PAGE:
The ballots were tabulated into a list of 25 films, modified by Librarian of Congress James H. Billington and his staff at the Library for the final selection. Since 1997, members of the public have been able to nominate up to 50 films a year for the NFPB and Librarian to consider; the NFR includes films ranging from Hollywood classics to orphan films. A film is not required to be feature-length, nor is it required to have been theatrically released in the traditional sense. In addition, television programs and foreign films are not excluded from consideration, although American films are given preference; the Registry contains newsreels, silent films, student films, experimental films, short films, music videos, films out of copyright protection or in the public domain, film serials, home movies, documentaries and independent films. As of the 2018 listing, there are 750 films in the Registry; the earliest listed film is Newark Athlete, the most recent is Brokeback Mountain. Counting the 11 multi-year serials in the NFR once each by year of completion, the year with the most films selected is 1939, with 19 films from that year chosen.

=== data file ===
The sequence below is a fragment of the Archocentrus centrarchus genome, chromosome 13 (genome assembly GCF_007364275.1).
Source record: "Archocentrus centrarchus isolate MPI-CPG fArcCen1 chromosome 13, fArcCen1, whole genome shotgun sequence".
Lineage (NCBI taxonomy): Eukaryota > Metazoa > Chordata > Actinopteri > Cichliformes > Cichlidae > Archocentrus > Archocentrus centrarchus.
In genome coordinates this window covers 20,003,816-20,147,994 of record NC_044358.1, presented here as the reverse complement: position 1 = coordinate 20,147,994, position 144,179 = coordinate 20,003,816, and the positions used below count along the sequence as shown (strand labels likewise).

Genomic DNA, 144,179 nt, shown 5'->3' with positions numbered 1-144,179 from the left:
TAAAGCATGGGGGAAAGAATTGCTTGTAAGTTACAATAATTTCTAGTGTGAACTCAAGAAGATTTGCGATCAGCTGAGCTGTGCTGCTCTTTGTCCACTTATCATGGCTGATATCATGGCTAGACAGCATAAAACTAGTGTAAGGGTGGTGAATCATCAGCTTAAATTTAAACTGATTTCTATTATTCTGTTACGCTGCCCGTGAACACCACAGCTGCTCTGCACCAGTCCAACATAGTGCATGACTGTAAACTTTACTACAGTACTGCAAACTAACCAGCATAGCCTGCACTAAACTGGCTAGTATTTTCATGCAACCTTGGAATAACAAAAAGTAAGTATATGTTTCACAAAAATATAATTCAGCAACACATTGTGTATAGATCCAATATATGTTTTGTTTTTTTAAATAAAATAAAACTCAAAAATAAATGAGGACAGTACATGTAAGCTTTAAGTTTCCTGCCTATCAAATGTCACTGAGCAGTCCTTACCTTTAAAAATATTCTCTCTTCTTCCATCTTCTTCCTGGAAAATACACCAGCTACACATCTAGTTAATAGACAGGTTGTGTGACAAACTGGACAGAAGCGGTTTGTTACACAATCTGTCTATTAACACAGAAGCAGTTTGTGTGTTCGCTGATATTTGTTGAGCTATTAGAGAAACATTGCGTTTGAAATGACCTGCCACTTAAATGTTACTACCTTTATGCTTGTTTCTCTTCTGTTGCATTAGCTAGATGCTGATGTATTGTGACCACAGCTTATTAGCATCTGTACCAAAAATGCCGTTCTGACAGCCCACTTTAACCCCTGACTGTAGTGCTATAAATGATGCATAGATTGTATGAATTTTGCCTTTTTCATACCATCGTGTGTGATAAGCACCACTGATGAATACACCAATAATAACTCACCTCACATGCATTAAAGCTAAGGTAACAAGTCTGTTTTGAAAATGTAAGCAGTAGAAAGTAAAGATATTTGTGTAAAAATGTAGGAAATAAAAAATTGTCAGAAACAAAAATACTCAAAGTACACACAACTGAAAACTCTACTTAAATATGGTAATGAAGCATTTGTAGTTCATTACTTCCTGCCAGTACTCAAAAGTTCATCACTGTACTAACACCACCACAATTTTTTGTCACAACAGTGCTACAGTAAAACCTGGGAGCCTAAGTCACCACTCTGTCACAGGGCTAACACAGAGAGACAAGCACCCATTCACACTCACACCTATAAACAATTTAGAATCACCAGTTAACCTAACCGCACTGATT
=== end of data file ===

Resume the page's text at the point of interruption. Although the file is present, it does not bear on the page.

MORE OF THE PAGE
The time between a film's debut and its selection varies greatly. The longest span is 121 years; the shortest span is the minimum 10 years. This table is through the 2018 induction list. For purposes of this list, multi-year serials are counted only once by year of completion. Category:United States National Film Registry films National Recording Registry These Amazing Shadows, a 2011 documentary film that tells the history and importance of the registry National Film Registry homepage Classic Movie Hub: National Film Registry List These Amazing Shadows site for Independent Lens on PBS
United States Department of Justice
The United States Department of Justice known as the Justice Department, is a federal executive department of the U. S. government, responsible for the enforcement of the law and administration of justice in the United States, equivalent to the justice or interior ministries of other countries. The department was formed in 1870 during the Ulysses S. Grant administration; the Department of Justice administers several federal law enforcement agencies including the Federal Bureau of Investigation, the Bureau of Alcohol, Tobacco and Explosives, the Drug Enforcement Administration. The department is responsible for investigating instances of financial fraud, representing the United States government in legal matters, running the federal prison system; the department is responsible for reviewing the conduct of local law enforcement as directed by the Violent Crime Control and Law Enforcement Act of 1994. The department is headed by the United States Attorney General, nominated by the President and confirmed by the Senate and is a member of the Cabinet.